The Wave Rider™ is an offshore wave energy converter technology that converts the kinetic energy of the ocean into mechanical energy. The Wave Rider™ is made up of an open steel truss with numerous buoyancy pontoons that keeps the structure afloat. Along the length of the structure, a series of below surface buoys are fitted that move up and down as a wave passes.
This movement causes the rotation of an axle on top of the structure that is connected via a chain system, which in turn drives various generators that convert the mechanical energy into electrical energy.
Wave Rider™ energy converter on the sea trial.
The Wave Rider energy converter was intended to be deployed off the west coast of South Australia and floated about 400 meters off Elliston on Eyre Peninsula and at 28m depth.
The project received its development approval by the development assessment commission in South Australia as well as a seabed lease from the South Australian government in late 2008. The Australian Commonwealth through the Department of Environment, Water, Heritage and the Arts (DEWHA) has approved the project after a detailed assessment of potential environmental impacts in 2011. The local council was also involved in the process. The project received various approvals from DEWHA prior the extensive sea trial.
The Wave Rider™ was awarded a High Commendation in Engineering Projects Steel Design by Australian Steel Institute in year 2012.
The Wave Rider™ has completed an extensive sea trial in South Australian waters as part of a testing phase designed to validate the concept of the technology. The sea trial has provided sufficient data and it has confirmed the performance of the Wave Rider™ exceeded its anticipated outcome. Therefore more testing with this pilot near Elliston will no longer be a requirement.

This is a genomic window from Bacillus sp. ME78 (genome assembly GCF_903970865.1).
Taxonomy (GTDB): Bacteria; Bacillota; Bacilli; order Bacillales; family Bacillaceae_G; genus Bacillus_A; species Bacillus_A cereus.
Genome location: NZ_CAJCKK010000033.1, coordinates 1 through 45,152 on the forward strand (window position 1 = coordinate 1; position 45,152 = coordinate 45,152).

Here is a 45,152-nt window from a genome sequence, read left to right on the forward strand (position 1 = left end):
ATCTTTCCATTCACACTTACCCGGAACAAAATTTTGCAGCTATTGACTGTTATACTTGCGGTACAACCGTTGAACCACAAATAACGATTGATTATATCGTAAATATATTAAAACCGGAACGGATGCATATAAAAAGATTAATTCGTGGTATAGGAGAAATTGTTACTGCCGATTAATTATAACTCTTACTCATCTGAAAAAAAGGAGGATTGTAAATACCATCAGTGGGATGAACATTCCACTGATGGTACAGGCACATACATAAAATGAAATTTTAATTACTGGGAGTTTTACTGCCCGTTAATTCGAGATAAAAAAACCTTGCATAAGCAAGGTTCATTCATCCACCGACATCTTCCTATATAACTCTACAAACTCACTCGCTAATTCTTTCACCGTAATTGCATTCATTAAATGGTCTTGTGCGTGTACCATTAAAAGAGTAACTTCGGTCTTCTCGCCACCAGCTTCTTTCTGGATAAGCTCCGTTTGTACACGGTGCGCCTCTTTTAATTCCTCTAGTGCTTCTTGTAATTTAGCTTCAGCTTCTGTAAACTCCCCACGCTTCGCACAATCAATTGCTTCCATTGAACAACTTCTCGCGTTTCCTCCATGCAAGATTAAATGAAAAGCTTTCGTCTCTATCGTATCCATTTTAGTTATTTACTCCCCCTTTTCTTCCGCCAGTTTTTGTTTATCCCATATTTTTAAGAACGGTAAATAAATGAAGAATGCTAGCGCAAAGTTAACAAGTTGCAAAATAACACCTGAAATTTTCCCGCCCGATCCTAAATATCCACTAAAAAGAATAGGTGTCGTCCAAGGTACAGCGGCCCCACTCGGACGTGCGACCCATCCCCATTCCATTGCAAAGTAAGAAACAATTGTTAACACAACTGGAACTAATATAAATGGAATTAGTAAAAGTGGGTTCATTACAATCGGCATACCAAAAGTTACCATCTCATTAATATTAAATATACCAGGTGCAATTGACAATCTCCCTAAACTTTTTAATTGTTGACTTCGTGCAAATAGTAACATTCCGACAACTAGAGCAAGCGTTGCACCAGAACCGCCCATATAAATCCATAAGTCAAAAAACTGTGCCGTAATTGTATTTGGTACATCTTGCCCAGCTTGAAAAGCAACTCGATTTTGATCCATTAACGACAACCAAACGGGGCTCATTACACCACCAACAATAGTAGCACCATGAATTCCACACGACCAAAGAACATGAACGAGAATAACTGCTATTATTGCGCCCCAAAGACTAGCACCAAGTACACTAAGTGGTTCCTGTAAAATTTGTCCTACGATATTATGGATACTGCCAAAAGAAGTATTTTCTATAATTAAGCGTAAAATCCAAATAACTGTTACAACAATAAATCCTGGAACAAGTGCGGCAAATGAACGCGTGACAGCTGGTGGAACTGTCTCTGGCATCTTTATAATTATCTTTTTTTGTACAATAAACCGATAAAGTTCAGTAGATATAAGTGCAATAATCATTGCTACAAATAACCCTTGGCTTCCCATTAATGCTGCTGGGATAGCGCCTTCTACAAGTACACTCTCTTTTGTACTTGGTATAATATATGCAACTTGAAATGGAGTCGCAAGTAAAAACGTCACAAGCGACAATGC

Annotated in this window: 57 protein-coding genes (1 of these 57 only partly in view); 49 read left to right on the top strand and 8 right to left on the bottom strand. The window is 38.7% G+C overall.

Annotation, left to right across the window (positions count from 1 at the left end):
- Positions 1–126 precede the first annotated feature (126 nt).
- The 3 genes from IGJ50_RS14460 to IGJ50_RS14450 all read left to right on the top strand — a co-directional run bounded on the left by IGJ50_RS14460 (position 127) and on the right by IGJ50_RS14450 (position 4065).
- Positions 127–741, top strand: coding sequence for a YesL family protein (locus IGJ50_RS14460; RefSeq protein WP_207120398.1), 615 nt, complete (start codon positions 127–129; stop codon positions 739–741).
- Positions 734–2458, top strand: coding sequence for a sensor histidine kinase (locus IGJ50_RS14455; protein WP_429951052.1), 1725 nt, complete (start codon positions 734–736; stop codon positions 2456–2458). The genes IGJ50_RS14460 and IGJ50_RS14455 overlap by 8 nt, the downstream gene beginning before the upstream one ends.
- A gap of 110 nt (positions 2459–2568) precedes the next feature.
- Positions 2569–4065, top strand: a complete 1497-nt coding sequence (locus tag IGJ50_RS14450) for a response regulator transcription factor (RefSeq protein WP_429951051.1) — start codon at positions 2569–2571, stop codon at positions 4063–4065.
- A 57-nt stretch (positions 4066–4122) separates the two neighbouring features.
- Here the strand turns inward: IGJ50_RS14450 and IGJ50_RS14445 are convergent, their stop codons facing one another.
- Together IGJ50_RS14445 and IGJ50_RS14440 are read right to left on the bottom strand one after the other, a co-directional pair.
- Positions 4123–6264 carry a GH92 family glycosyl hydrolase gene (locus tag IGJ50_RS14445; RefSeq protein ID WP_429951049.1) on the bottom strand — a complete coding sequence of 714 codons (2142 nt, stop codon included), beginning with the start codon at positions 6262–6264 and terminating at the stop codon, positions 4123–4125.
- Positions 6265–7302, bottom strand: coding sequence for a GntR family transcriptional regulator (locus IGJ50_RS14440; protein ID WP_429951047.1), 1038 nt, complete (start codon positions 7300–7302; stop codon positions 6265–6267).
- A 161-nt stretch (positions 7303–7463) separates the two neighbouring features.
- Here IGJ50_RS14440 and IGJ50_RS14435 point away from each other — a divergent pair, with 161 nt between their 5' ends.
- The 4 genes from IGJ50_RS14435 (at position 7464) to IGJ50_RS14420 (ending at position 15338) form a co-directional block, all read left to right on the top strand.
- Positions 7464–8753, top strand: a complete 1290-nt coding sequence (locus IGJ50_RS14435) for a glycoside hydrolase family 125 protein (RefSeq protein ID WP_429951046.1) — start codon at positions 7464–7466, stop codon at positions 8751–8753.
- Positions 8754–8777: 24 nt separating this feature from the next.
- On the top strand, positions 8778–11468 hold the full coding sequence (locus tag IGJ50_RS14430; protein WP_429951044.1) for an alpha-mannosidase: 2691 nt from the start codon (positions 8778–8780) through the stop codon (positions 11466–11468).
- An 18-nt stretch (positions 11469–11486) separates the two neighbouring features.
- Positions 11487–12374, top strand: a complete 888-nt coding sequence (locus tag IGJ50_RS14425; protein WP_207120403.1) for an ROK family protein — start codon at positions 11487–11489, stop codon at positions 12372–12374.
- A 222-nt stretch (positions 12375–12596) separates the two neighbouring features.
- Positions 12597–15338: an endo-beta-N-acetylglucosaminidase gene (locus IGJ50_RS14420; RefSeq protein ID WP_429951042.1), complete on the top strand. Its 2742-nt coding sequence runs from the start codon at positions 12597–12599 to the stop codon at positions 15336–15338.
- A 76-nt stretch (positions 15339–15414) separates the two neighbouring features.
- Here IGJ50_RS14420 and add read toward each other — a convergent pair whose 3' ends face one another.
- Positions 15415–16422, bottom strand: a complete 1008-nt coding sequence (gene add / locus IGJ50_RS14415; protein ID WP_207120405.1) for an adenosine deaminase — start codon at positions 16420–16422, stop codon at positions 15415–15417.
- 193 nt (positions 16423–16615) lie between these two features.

Wave Rider Energy is currently focused its investment on working on a new pre-commercial plant with the end use of delivering energy for a community as its primary objective.
Key Environmental Issues
Environmental impacts such as coastal processes, water quality and visual impacts were assessed during the selection of the development location. The interaction of the pilot plant on birds, seals, Australian Sea-lion, Southern and Pygmy Right Whales were monitored during the pilot study. A marine surveyor was employed to observe the interactions of the Wave Rider with the surrounding environment throughout the journey of the sea trial. The marine surveyor reported that there is no sign of any interaction between the structure and the animals at all.
Environmental Webpage: http://www.waveriderenergy.com.au/Environment.html
Baseline Assessment: Wave Rider Wave Energy Pilot Plant
|Receptor||Study Description||Design and Methods||Results||Status|
|Marine Mammals||To study the relationship between the noise and the sensitivity hearing ranges of the animals||Local vertebrates recording via observation||No sign of interaction||Completed|
|Fish, Human Dimensions, Fisheries||To study the interaction of the Wave Rider and the commercial fishery operations||Local fish recording via observation||No sign of interaction||Completed|
|Birds||To confirm quantitatively that there are no adverse effects to the bird populations resulting from the Wave Rider||Local bird recording via observation||No sign of interaction||Completed|
|Physical Environment||To study the effect of mooring fixtures to the marine sea grasses||N/A||Non-invasive||Completed|
|Physical Environment||To identify the risk associated with physical damage to marine flora||N/A||Non-invasive||Completed|